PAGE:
Margaret Rutherford: Dreadnought With Good MannersPaperback
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- Publisher: Aurum Press Ltd
- Format: Paperback | 304 pages
- Dimensions: 128mm x 192mm x 22mm | 240g
- Publication date: 25 September 2010
- Publication City/Country: London
- ISBN 10: 1845135857
- ISBN 13: 9781845135850
- Illustrations note: ports.
- Sales rank: 70,271
Margaret Rutherford was without a doubt one of Britain's best-loved comic actresses. But behind the kindly, serene front Rutherford presented to the world lay a life of trauma and repeated nervous breakdown - the legacy of the legacy of family tragedy that saw her father murder her grandfather during a bout of mental illness and her depressive mother later kill herself. Andy Merriman's acclaimed biography intrigued and shocked readers with these revelations when it was published in hardback. Now out in paperback, it is also a portrait of one of our most individual actresses. Rutherford appeared in such thoroughly English classics as Blithe Spirit, The importance of Being Earnest, Passport to Pimlico and I'm All Right, Jack! But above all she was Miss Marple, in four films - and entirely created for the screen the role of Agatha Christie's elderly and fearless private detective that subsequent actresses like Joan Hickson and Geraldine McEwan have continued. Rutherford first played Miss Marple at the age of 70, and insisted on wearing her own clothes to feel right in the part. Above all, this was a vulnerable woman whom no-one failed to like and respect, notable again and again for quiet acts of kindness, whose life story has great appeal to everyone who appreciates both classic English comedy and simple human decency.
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Andy Merriman is the author of several books, including Greasepaint and Cordite, the story of the young entertainers sent out to war to dance and sing, Margaret Rutherford: Dreadnought with Good Manners, Hattie, the authorised biography of Hattie Jacques, and A Minor Adjustment, a book about his daughter who has Down's syndrome. Andy, who writes for radio and television, lives in London with his wife and three children.
By Michael Aanderton 03 Jul 2011
Although The Misfits was produced by United Artists, it was actually filmed on a backlot at Paramount Studios. During the production, Marilyn Monroe took the opportunity to visit Margaret Rutherford who was also at Paramount filming On the Double on an adjacent soundstage. Marilyn spent a leisurely 30 minutes or so in Margaret's dressing room and the two actresses seemingly enjoyed each other's company. According to Margaret, Marilyn was relaxed and chatty and played child-like with a toy kangaroo which Margaret always took on her travels as a good-luck charm. However, Margaret would not allow any publicity agents or press photographers into the dressing room, therefore the reason as to why no information regarding their conversation was ever reported. Obviously, the formidable Madame Arcati of Blithe Spirit was certainly well-aware of just how vulnerable Lorelei Lee of Gentlemen Prefer Blondes really was when it came to falling victim to the manipulation of the American media! Marilyn Monroe's adoration toward applauded British performers began while she was working with Dame Sybil Thorndike in The Prince and the Showgirl and it can easily be assumed it was her sincere respect and admiration of Britain's theatrical elite which was what really motivated her to seek and secure a meeting with Margaret Rutherford. A few years later, Margaret wrote that she had sensed a deep sadness within the soul of the waif Marilyn Monroe and had had an unexplainable feeling that the beautiful Hollywood superstar was destined to be destroyed. Margaret's biographers (including Andy Merriman) are always at a loss in their attempts to illustrate the event of the rendezvous between the two actresses and it was not until almost six years after Marilyn's death that Margaret finally spoke publicly about the meeting. It was also rumored that Margaret Rutherford had given serious thought to the possibility of appearing in a movie with Marilyn Monroe but such a venture was, unfortunately, never to materialize. Interestingly, Alfred Hitchcock had once expressed a yearning to direct both Monroe and Rutherford. If only the opportunity to gather them for the same production could have come to fruition!!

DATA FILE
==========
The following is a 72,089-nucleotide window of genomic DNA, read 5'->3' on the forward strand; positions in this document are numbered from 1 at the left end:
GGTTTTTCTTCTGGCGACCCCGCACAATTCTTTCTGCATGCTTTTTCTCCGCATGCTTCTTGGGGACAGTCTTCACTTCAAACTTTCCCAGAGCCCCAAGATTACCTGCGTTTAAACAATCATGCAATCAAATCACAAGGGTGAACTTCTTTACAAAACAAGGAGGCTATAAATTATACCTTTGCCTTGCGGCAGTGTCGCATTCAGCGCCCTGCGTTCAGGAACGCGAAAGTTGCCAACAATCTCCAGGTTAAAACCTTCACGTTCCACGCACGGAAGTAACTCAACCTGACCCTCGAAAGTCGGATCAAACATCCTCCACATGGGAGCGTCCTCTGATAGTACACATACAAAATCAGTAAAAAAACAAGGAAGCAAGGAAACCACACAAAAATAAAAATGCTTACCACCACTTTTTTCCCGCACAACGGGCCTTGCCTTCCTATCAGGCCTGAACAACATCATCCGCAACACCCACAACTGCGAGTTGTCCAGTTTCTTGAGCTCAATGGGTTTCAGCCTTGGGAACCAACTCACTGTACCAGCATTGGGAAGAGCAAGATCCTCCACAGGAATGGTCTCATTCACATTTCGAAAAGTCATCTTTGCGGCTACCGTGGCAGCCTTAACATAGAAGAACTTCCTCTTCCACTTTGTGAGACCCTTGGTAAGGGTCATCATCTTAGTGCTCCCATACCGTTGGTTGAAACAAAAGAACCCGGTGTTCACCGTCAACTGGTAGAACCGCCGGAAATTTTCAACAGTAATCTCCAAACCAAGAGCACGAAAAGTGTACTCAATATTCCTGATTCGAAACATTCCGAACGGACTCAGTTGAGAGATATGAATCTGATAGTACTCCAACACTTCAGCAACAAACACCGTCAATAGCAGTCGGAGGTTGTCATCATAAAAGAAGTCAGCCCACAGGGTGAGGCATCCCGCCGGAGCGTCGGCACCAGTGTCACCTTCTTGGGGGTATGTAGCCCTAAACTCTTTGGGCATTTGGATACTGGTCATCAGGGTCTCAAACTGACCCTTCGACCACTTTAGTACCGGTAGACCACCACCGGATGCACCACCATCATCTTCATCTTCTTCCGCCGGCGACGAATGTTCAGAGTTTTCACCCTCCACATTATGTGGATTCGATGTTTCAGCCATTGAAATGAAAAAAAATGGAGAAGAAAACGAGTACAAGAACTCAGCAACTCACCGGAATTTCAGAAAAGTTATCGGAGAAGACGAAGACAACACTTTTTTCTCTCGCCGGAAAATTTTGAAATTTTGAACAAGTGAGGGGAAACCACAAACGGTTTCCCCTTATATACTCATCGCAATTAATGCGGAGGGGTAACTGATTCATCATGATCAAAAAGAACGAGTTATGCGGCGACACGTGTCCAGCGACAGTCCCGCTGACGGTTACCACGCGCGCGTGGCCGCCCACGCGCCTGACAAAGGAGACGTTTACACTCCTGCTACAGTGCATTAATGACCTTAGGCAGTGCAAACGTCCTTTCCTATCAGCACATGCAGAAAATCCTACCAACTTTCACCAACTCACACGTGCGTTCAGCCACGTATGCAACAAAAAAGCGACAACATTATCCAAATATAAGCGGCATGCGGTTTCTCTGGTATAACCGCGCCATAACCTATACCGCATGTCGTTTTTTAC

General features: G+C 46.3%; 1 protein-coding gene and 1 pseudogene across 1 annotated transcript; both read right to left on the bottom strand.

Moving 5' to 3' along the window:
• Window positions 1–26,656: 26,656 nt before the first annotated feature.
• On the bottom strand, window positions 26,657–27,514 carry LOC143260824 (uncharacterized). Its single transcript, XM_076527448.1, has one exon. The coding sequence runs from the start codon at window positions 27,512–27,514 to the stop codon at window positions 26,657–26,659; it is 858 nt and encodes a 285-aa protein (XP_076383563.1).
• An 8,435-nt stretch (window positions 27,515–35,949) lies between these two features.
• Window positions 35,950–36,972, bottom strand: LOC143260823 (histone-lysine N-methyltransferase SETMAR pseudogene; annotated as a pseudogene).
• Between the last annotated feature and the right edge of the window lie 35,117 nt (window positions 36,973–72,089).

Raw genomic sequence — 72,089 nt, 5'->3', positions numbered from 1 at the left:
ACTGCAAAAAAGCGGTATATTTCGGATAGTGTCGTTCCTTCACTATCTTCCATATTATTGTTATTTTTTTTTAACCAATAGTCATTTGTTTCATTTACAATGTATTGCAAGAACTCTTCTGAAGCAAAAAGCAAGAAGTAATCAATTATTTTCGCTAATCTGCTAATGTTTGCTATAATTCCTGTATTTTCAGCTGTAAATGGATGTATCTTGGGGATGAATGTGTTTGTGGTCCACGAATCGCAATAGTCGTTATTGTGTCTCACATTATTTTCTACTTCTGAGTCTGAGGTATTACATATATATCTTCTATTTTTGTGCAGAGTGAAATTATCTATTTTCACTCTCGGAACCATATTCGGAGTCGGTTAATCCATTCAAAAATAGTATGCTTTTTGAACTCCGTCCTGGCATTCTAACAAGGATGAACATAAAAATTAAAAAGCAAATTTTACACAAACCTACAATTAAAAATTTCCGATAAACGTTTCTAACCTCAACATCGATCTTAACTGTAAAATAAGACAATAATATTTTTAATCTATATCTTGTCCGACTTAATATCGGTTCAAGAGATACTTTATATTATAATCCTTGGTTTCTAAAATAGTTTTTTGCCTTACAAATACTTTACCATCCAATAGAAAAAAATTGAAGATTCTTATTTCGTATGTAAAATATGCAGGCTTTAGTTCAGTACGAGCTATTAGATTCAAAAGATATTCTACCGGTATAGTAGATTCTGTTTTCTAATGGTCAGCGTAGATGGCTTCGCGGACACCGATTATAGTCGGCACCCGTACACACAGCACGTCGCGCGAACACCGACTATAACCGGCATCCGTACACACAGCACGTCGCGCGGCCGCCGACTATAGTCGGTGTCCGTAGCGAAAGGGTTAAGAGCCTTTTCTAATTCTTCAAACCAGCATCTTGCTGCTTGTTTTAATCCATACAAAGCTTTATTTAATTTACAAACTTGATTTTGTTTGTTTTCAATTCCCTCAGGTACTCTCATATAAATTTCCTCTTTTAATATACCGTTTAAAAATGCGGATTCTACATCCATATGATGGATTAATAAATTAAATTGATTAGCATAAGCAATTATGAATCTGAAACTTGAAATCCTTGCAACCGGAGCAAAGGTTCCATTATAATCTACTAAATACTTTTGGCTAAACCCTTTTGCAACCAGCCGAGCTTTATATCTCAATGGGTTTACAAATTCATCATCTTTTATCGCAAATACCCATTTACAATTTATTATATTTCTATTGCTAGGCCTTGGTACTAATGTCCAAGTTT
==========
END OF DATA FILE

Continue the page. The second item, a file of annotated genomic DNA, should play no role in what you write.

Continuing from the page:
- Noel Risby
'...Madness, murder, suicide and odd sexual arrangements... An eccentric, delightful surprise.' Independent on Sunday 'Merriman paints a fascinating picture of Margaret's emergence as a national treasure' Daily Mail '[A] splendid biography' The Spectator